Wednesday, December 30, 2020

Fiction That Wowed-2020

In my prior blog, I took a look at my five favorite nonfiction books that I read in 2020. I measure nonfiction and fiction by slightly different yardsticks. While I want both to engage me in story, for non-fiction I measure its worth by whether
I learned something I didn’t know or a new way of looking at the world.

Fiction needs to engage me in story, but rather than validating or explaining an outer world, it often gives me insight into an inner world. It may open me up to someone else’s experience and perhaps allow me to recognize something that echoes in my experience as well. 


The Flight Portfolio (2019) by Julie Orringer drew my attention because I had read her earlier book The Invisible Bridge which was a past wow. The Flight Portfolio is both history and fiction, so it straddles the fence between fiction and non-fiction. It is based on the story of Varian Fry who undertook an effort to save many of the great artists and writers in Europe from the Nazis during WWII. It raises many questions, not least among them is how we value an individual human life. 
The core story is based on history and I found myself googling many of the people who played a part in this important historical chapter to learn more about them.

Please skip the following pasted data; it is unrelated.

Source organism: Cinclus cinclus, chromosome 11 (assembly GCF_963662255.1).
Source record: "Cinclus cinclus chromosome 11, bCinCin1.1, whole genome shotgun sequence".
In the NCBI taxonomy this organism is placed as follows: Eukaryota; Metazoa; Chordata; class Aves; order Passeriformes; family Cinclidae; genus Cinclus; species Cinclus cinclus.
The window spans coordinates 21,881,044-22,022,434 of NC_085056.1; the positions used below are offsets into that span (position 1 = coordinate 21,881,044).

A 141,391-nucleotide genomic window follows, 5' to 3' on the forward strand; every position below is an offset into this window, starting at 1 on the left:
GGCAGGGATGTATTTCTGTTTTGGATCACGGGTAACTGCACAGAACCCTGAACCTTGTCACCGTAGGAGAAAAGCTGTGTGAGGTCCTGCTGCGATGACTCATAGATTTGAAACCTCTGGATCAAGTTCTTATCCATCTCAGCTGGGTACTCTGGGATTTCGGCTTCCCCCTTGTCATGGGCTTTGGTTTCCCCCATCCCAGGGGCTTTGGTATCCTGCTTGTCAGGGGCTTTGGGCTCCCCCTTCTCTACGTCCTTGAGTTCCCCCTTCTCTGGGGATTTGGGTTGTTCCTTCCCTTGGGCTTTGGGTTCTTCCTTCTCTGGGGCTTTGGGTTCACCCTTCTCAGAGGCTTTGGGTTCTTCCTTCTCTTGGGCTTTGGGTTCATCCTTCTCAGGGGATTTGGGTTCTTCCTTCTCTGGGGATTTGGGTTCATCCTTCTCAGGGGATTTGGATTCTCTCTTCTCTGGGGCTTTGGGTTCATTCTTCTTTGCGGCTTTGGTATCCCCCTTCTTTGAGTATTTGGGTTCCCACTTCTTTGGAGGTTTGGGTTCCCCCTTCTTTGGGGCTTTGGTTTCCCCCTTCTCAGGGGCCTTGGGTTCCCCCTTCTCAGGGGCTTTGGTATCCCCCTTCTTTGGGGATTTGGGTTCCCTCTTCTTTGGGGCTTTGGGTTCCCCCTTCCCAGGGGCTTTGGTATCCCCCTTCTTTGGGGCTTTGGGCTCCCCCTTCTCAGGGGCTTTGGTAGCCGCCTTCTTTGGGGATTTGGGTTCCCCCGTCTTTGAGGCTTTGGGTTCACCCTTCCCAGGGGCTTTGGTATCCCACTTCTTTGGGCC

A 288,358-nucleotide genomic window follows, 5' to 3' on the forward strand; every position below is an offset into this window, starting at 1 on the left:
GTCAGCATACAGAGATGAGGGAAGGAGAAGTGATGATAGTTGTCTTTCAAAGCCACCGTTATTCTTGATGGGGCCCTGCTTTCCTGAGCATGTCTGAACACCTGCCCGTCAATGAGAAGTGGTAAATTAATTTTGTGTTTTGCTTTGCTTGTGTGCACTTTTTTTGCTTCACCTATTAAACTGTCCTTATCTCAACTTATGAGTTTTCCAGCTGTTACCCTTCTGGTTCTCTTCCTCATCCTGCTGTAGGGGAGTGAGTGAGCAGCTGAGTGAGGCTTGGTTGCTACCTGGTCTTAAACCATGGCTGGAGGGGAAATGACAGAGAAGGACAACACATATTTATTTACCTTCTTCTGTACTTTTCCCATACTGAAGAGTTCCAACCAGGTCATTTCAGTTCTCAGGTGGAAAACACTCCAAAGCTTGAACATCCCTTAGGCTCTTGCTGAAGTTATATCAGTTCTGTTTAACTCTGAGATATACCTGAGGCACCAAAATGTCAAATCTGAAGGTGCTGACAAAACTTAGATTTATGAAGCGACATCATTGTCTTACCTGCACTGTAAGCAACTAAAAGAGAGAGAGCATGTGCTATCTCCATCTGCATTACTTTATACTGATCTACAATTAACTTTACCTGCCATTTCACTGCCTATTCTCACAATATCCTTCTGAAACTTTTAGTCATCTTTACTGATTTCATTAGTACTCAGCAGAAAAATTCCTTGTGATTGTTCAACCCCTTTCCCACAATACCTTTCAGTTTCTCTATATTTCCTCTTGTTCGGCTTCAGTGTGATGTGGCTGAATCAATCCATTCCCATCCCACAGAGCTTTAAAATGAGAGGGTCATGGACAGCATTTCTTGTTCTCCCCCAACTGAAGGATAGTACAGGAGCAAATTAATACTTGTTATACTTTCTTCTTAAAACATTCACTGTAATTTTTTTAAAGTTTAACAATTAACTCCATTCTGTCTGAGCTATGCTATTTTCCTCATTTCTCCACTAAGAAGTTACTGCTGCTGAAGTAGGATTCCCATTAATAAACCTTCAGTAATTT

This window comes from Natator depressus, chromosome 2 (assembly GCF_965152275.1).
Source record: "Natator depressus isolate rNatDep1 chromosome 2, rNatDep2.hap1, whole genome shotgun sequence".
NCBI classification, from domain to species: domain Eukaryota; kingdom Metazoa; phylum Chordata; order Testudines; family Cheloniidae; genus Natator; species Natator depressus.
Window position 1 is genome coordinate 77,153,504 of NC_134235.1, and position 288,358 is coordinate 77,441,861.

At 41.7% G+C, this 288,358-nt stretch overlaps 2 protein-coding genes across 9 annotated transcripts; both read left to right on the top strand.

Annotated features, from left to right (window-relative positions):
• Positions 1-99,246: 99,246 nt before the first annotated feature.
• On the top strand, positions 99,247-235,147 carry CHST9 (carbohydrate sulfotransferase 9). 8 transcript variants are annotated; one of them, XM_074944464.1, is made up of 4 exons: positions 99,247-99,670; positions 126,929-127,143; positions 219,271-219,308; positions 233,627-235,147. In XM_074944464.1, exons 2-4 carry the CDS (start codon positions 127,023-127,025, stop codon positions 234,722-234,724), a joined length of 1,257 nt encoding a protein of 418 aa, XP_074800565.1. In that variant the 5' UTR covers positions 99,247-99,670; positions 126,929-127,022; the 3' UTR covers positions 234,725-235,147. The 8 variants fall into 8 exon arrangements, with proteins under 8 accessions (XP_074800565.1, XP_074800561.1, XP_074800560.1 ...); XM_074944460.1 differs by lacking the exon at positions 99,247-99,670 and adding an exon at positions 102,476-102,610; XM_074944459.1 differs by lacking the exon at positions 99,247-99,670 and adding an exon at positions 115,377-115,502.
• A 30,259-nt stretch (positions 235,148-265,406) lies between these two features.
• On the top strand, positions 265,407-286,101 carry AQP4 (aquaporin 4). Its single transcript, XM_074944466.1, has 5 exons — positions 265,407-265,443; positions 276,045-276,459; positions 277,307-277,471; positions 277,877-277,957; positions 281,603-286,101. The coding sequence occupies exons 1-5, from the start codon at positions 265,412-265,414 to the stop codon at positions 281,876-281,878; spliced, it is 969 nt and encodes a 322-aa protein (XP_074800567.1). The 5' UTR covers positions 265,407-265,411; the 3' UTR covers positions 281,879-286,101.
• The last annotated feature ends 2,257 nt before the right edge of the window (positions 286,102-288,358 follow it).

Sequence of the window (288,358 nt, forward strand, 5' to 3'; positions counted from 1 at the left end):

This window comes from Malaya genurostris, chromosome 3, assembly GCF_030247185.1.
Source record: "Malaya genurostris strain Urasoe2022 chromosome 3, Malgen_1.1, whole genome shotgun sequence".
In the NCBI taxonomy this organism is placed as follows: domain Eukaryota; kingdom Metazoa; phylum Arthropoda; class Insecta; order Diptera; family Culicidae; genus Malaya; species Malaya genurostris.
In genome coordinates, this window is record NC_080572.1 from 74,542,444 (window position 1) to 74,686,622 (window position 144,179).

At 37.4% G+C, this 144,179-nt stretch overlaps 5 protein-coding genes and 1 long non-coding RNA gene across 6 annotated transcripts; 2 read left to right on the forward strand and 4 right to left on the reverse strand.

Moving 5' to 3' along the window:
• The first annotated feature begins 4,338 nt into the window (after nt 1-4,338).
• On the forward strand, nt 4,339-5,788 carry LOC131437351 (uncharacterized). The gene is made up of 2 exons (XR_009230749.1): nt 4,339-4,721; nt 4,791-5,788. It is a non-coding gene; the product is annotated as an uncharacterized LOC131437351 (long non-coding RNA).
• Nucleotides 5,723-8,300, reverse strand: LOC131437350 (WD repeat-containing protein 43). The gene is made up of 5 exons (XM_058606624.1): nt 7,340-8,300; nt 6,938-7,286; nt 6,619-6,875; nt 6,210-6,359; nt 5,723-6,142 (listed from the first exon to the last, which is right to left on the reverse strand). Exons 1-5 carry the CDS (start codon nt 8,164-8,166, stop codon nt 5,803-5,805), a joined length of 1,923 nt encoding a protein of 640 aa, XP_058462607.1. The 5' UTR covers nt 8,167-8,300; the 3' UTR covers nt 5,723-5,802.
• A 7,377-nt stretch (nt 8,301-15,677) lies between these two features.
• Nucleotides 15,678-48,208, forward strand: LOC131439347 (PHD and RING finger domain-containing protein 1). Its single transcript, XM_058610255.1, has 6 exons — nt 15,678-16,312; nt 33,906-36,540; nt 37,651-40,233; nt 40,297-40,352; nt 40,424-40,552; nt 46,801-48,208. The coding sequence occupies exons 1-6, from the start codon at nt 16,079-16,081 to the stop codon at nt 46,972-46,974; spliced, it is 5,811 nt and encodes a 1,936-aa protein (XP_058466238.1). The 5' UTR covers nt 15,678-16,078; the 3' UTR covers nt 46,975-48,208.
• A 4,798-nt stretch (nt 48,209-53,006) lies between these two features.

There is also another significant plot which was in part imagined with a few invented characters. It explored the experience of being gay and closeted during the 1940s. I realized I knew very little about this experience and came away with a new appreciation for the complexities of the gay experience historically. While the folding together of these two stories results in complexity, it reflects the reality of our lives. We bring many experiences together to shape our impact on the larger world. Orringer reveals the layers beneath the public story.

Hamnet (2020) by Maggie O’Farrell is a beautiful book in both words and story. By judicious use of both, it becomes something more, an elegy on grief. Based on the outline of Shakespeare’s life, its focus is on his wife and the death of his son at age eleven. O’Farrell studies the white space around the few details that we know and enlarges the story, adding elements that support the rich emotional content of these events. The language is lush and evocative, achingly beautiful and often poetic. If it were just that, it would be enough, but it builds to an ending that releases that emotional energy in yet an additional level of artistry. 


Afterlife (2020) by Julia Alvarez is aptly named. It follows the life of Antonia after the death of her husband. The afterlife is both Antonia’s and that of Sam, her late husband, as she channels who he was in relationship to her. It explores the nature of a relationship where we each assume roles in relationship to those of our partner. Sam was the good cop leading with the charitable gesture, leaving her the part of the vigilant one, the bad cop, assuring that they weren’t taken. It was a role she resented a bit. “Why not two good cops, “ he had once proposed.